The University of Calgary has succeded in establishing that the Alberta FOIPPA does not require a public body to produce to the Privacy Commissioner documents over which solicitor-client privilege is claimed: Alberta (IPC) v. University of Calgary 2016 SCC 53.
Bull Housser Blogs
Despite the vast increase in medical marihuana dispensaries in Vancouver and the Lower Mainland, it is clear that under the current legal regime medical marihuana dispensaries are illegal.
The CRTC has recently published some additional guidance on retaining evidence of CASL consents.
Under CASL, the person sending (or permitting to send) the commercial electronic message (CEM) has the onus of proving consent.
If the sender is relying on an exception to the consent requirement, such as an existing business or non-business relationship, the sender must be able to prove the exception.
As such, CRTC notes good record-keeping practices can help the sender:
The B.C. Government recently enacted the Conflict of Interest Exceptions Regulation (B.C. Reg. 91/2016) (the “Regulation”), which seeks to clarify the conflict of interest rules related to societies and municipally incorporated corporations.
Mr. Turkson commenced proceedings against TD Waterhouse regarding his trading dealings with them, including claims for breach of contract, negligence, breach of fiduciary duty, breach of trust, fraud, wilful concealment and breach of privacy. In dismissing all of the claims, the BC Supreme Court also dismissed the privacy allegations.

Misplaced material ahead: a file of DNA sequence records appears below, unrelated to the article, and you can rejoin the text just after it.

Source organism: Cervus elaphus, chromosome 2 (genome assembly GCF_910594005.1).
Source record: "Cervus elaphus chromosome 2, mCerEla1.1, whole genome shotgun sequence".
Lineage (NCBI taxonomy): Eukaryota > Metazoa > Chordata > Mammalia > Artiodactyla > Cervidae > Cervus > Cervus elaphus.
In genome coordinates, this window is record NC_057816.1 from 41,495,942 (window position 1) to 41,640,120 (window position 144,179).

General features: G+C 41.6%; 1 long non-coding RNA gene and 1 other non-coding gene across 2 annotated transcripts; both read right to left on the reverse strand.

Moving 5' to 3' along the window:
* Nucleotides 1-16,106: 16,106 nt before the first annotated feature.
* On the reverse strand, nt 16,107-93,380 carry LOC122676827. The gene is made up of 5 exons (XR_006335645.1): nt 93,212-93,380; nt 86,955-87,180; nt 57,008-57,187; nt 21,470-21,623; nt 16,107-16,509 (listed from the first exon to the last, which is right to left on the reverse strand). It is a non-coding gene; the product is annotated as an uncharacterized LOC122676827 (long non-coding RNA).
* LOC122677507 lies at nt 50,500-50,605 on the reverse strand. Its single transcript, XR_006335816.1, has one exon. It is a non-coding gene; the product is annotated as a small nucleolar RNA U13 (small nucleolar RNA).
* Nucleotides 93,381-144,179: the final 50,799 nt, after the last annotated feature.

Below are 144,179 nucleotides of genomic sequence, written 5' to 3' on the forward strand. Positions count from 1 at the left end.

Mr. Turkson alleged that TD Waterhouse invaded his privacy by tape recording his conversations with its representatives without his consent, and by publishing the transcript of those conversations without his consent or a court order.
On May 19, 2016, the Province of British Columbia amended the Environmental Management Act (the “EMA”) to adopt the new spill preparedness and response regime (the “Regime”). The amendments are not yet in force and will be brought into force by regulation at a later date.
The Province of British Columbia has issued an intentions paper on identifying contaminated sites. Among other things, the Province proposes to substantially change the role of local governments in the contaminated site identification process. Comment period on the intentions paper expires on July 31, 2016. Local governments should take note of the proposed changes and consider providing input to the Province.